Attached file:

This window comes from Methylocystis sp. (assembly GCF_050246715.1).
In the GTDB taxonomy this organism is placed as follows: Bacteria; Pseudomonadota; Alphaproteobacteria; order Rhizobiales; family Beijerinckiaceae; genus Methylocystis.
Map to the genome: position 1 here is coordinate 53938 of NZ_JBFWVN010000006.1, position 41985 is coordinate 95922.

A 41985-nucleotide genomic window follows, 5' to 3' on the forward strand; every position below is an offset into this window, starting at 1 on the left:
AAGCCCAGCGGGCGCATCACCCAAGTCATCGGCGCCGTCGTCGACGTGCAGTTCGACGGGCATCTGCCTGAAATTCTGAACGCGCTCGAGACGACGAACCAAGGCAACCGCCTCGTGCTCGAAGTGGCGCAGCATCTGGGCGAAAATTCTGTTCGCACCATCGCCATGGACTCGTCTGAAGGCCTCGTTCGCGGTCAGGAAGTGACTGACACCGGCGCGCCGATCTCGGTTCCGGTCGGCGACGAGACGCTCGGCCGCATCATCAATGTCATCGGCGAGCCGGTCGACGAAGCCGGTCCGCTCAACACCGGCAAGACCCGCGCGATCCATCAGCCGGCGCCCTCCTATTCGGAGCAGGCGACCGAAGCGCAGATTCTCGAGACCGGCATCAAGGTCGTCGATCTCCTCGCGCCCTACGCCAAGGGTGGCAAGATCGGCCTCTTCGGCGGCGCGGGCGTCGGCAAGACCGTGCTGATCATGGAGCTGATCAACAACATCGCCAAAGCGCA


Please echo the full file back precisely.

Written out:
This window comes from Methylocystis sp. (assembly GCF_050246715.1).
In the GTDB taxonomy this organism is placed as follows: Bacteria; Pseudomonadota; Alphaproteobacteria; order Rhizobiales; family Beijerinckiaceae; genus Methylocystis.
Map to the genome: position 1 here is coordinate 53938 of NZ_JBFWVN010000006.1, position 41985 is coordinate 95922.

A 41985-nucleotide genomic window follows, 5' to 3' on the forward strand; every position below is an offset into this window, starting at 1 on the left:
AAGCCCAGCGGGCGCATCACCCAAGTCATCGGCGCCGTCGTCGACGTGCAGTTCGACGGGCATCTGCCTGAAATTCTGAACGCGCTCGAGACGACGAACCAAGGCAACCGCCTCGTGCTCGAAGTGGCGCAGCATCTGGGCGAAAATTCTGTTCGCACCATCGCCATGGACTCGTCTGAAGGCCTCGTTCGCGGTCAGGAAGTGACTGACACCGGCGCGCCGATCTCGGTTCCGGTCGGCGACGAGACGCTCGGCCGCATCATCAATGTCATCGGCGAGCCGGTCGACGAAGCCGGTCCGCTCAACACCGGCAAGACCCGCGCGATCCATCAGCCGGCGCCCTCCTATTCGGAGCAGGCGACCGAAGCGCAGATTCTCGAGACCGGCATCAAGGTCGTCGATCTCCTCGCGCCCTACGCCAAGGGTGGCAAGATCGGCCTCTTCGGCGGCGCGGGCGTCGGCAAGACCGTGCTGATCATGGAGCTGATCAACAACATCGCCAAAGCGCA